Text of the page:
24. Ferragina, E., & Seeleib-Kaiser, M. (2011). Welfare regime debate: Past, present, futures? Policy and Politics, 39(4), 583–611.

    Google Scholar 

  25. Garson, G. D. (2008). Canonical correlation. Raleigh, NC: North Carolina State University (downloaded from http://faculty.chass.ncsu.edu/garson/PA765/canonic.htm).

  26. Gifi, A. (1990). Nonlinear multivariate analysis. Chichester: Wiley.

    Google Scholar 

  27. Grosse Frie, K., & Janssen, Ch. (2009). Social inequality, lifestyles and health: A non-linear canonical correlation analysis based on the approach of Pierre Bourdieu. International Journal of Public Health, 54(4), 213–221.

    Article  Google Scholar 

  28. Guiaux, M. (2011). Voorbestemd tot achterstand? Armoede en sociale uitsluiting in de kindertijd en 25 jaar later [Destined for disadvantage? Poverty and social exclusion during childhood and 25 years later]. The Hague: Sociaal en Cultureel Planbureau.

    Google Scholar 

  29. Hakhverdian, A., van der Brug, W., & de Vries, C. (2012). The emergence of a ‘diploma democracy’? The political education gap in the Netherlands, 1971–2010. Acta Politica, 47(3), 229–247.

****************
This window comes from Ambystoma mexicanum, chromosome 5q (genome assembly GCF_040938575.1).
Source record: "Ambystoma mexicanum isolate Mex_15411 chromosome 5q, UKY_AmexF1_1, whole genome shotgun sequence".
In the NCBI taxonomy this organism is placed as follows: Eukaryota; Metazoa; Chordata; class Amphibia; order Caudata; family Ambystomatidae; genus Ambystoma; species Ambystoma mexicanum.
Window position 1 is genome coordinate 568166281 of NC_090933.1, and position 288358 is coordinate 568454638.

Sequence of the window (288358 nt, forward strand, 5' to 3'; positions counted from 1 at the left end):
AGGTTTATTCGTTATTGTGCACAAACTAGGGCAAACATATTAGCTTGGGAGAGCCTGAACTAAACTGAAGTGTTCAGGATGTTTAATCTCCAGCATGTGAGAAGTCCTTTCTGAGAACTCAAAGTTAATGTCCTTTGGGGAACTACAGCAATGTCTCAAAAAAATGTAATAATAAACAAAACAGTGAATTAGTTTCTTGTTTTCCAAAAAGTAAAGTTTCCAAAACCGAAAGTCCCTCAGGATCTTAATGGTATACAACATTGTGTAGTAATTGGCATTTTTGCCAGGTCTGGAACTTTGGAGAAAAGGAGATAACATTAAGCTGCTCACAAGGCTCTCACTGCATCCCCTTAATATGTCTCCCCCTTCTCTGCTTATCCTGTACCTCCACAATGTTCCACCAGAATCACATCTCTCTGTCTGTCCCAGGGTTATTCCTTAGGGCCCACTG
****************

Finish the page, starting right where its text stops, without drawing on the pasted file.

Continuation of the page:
Article  Google Scholar 

  30. Hentschel, U., van Praag, Th., & Kießling, M. (2011). Defense mechanisms and respiratory parameters. Psychology, 2(4), 331–334.

    Article  Google Scholar 

  31. Hills, J., LeGrand, J., & Piachaud, D. (Eds.). (2002). Understanding social exclusion. Oxford: Oxford University Press.

    Google Scholar 

  32. Hoff, S., van Gaalen, C., Soede, A., Luten, A., Vrooman, C., & Lamers, S. (2010). The minimum agreed upon: Consensual budget standards for the Netherlands. The Hague: The Netherlands Institute for Social Research|SCP.

    Google Scholar 

  33. Hoff, S., & Vrooman, C. (2011). Dimensies van sociale uitsluiting: Naar een verbeterd meetinstrument [Dimensions of social exclusion: Towards an improved measurement instrument]. The Hague: Sociaal en Cultureel Planbureau.

    Google Scholar 

  34. Jehoel-Gijsbers, G. (2004). Sociale uitsluiting in Nederland [Social exclusion in the Netherlands]. The Hague: Sociaal en Cultureel Planbureau.

    Google Scholar 

  35. Jehoel-Gijsbers, G., Smits, W., Boelhouwer, J., & Bierings, H. (2009). Sociale uitsluiting: Een meetinstrument [Social exclusion: A measuring instrument]. The Hague: Sociaal en Cultureel Planbureau.